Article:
The Monument,designed by Sir Christopher Wren, was erected sometime between 1671 and 1677. It commemorates the Great Fire of London in 1666. In all, there are 311 steps to the top of the structure where you can step out onto the viewing platform for a 360 degree beautiful view of the City of London. A certificate of completion is awarded to those who make it to the top and back alive!
"The Monument to the Great Fire of London"</b>, commonly known as The Monument is a 202 feet (about 61 meters) tall Roman doric column in London, near the north of London Bridge. Located at the junction of Monument Street and Fish Street Hill, it is 61 meters from where the Great Fire of London started in the year 1666.
It was designed by Christopher Wren and Robert Hooke. The west side of the base shows an emblematical sculpture designed by Caius Gabriel Cibber; Its height is a measure of the landmark's distance from the site of Thomas Farynor, shop of the baker of the King in Pudding Lane, from where the fire began. When constructed, (from 1671 to 1677) it was the tallest stone column in the world.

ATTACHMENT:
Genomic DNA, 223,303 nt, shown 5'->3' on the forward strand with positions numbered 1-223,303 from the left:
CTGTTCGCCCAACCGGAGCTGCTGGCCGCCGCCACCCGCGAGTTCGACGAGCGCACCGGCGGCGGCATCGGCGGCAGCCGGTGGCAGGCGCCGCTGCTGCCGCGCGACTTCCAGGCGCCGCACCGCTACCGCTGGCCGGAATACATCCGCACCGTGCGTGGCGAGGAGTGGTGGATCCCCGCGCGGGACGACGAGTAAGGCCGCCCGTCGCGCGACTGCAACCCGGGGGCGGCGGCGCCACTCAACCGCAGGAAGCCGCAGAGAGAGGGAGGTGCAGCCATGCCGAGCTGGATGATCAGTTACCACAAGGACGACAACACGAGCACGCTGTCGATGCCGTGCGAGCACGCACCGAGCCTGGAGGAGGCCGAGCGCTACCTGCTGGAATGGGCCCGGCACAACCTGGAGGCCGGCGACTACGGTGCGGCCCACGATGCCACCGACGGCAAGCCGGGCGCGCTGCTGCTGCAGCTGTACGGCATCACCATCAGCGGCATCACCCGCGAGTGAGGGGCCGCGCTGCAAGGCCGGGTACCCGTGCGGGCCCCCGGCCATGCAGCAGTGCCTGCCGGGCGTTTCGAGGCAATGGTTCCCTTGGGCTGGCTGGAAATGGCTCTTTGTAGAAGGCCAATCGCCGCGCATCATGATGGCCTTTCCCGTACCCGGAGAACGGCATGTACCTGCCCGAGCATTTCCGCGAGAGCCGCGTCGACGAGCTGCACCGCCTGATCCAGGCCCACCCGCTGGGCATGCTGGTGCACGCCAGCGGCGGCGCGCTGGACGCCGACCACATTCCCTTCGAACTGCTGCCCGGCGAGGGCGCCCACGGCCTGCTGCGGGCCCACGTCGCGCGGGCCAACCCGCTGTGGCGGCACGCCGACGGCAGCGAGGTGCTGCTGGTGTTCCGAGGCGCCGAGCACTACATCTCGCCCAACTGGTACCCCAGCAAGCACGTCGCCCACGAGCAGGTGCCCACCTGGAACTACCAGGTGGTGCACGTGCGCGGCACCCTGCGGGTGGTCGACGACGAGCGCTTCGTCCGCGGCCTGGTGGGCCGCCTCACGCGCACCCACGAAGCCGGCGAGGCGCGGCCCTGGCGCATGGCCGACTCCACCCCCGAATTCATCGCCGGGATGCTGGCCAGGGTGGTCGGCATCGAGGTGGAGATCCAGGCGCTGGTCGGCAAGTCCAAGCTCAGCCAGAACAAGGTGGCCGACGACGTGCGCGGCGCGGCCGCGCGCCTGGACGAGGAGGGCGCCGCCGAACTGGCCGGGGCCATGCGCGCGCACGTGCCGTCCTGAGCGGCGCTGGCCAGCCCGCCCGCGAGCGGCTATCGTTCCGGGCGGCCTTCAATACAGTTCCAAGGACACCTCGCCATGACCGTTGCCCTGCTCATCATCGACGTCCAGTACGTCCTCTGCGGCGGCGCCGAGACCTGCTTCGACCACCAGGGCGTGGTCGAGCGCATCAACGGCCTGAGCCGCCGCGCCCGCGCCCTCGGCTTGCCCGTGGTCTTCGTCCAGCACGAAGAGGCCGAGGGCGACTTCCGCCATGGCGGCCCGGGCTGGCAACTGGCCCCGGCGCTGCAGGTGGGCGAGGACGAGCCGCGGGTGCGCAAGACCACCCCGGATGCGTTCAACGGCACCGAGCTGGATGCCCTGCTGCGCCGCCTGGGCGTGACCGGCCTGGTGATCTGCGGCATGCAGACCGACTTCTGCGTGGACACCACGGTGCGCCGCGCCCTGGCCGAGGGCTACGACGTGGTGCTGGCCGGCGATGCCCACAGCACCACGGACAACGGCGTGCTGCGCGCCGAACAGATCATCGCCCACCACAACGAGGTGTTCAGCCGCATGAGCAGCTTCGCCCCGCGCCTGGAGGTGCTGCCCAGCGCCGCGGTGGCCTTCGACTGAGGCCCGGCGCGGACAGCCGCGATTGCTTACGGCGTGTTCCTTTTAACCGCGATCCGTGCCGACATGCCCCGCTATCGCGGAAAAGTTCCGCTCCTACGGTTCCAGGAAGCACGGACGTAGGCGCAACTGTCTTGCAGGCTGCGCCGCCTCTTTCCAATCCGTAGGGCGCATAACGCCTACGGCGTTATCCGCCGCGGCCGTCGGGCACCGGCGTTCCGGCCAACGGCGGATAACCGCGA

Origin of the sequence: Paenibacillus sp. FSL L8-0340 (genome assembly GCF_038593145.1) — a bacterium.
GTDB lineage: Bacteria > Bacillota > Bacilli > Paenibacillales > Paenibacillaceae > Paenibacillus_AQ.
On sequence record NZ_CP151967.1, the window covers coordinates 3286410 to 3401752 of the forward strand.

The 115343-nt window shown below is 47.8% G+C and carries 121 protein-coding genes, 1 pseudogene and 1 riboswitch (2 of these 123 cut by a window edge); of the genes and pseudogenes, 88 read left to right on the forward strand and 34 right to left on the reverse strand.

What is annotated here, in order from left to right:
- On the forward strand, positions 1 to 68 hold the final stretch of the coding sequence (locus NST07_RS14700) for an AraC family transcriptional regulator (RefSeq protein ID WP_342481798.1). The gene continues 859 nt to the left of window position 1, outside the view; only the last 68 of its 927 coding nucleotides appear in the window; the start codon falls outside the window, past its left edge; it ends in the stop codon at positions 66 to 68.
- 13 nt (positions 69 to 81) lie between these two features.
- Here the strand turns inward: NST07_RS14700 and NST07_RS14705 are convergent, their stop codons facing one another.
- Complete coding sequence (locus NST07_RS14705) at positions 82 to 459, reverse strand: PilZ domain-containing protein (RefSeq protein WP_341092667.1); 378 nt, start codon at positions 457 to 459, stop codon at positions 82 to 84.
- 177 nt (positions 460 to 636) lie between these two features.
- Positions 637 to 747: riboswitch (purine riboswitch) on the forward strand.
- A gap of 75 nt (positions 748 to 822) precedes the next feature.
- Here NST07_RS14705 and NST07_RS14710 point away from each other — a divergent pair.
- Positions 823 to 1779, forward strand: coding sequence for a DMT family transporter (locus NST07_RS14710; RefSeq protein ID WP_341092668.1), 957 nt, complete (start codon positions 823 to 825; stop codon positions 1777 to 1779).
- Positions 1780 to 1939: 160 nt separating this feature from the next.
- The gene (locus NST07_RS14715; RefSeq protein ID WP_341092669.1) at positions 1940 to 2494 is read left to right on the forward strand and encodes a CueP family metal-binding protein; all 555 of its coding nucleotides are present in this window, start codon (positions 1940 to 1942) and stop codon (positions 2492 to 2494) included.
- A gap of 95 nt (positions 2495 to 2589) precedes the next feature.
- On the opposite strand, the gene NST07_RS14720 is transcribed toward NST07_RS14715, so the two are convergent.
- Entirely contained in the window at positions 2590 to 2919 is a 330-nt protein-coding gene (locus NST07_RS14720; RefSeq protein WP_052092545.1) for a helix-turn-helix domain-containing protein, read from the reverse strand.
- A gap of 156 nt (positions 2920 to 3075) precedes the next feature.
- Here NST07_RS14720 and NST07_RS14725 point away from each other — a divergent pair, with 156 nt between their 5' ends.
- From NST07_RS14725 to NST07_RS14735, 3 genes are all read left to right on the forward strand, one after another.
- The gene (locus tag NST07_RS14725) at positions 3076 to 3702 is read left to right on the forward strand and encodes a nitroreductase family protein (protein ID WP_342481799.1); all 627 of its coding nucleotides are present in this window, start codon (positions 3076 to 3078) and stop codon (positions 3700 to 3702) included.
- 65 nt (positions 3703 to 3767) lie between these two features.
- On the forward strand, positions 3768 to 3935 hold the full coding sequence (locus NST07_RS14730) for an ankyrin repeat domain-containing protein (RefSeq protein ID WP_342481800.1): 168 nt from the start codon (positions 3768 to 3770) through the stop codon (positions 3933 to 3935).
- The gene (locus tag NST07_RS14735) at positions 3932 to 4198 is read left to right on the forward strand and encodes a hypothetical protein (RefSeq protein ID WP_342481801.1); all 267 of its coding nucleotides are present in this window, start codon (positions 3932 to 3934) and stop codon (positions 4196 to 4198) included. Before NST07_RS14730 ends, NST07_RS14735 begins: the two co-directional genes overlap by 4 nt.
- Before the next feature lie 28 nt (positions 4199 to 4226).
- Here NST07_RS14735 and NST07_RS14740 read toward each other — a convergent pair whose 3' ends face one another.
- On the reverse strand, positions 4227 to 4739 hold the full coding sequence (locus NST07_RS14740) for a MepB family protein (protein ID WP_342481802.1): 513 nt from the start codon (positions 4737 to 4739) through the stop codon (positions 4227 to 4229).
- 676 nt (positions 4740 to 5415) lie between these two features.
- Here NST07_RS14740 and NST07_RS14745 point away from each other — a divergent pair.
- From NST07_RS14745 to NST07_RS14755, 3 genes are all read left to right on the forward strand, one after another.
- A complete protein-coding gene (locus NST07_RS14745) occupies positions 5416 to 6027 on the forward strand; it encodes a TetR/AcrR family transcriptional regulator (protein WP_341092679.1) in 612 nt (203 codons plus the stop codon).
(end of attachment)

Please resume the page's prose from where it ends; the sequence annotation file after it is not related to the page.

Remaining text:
One can reach the top of the monument by climbing up the 311 steps. A cage was added in the 19th century at the top of the Monument to prevent people from jumping off, after six people committed suicide between 1788 and 1842.
Wren and Hooke's architectural was built to double as a scientific instrument. It's central shaft is meant to be used as a zenith telescope and for gravity and pendulum experiments. It connects to an underground lab for observers (can be accessed from the ticket booth nowadays).
As is clear, the Monument tube station is also named after the monument.
The Golden Boy of Pye Corner (which is another monument) marks the point where the fire stopped.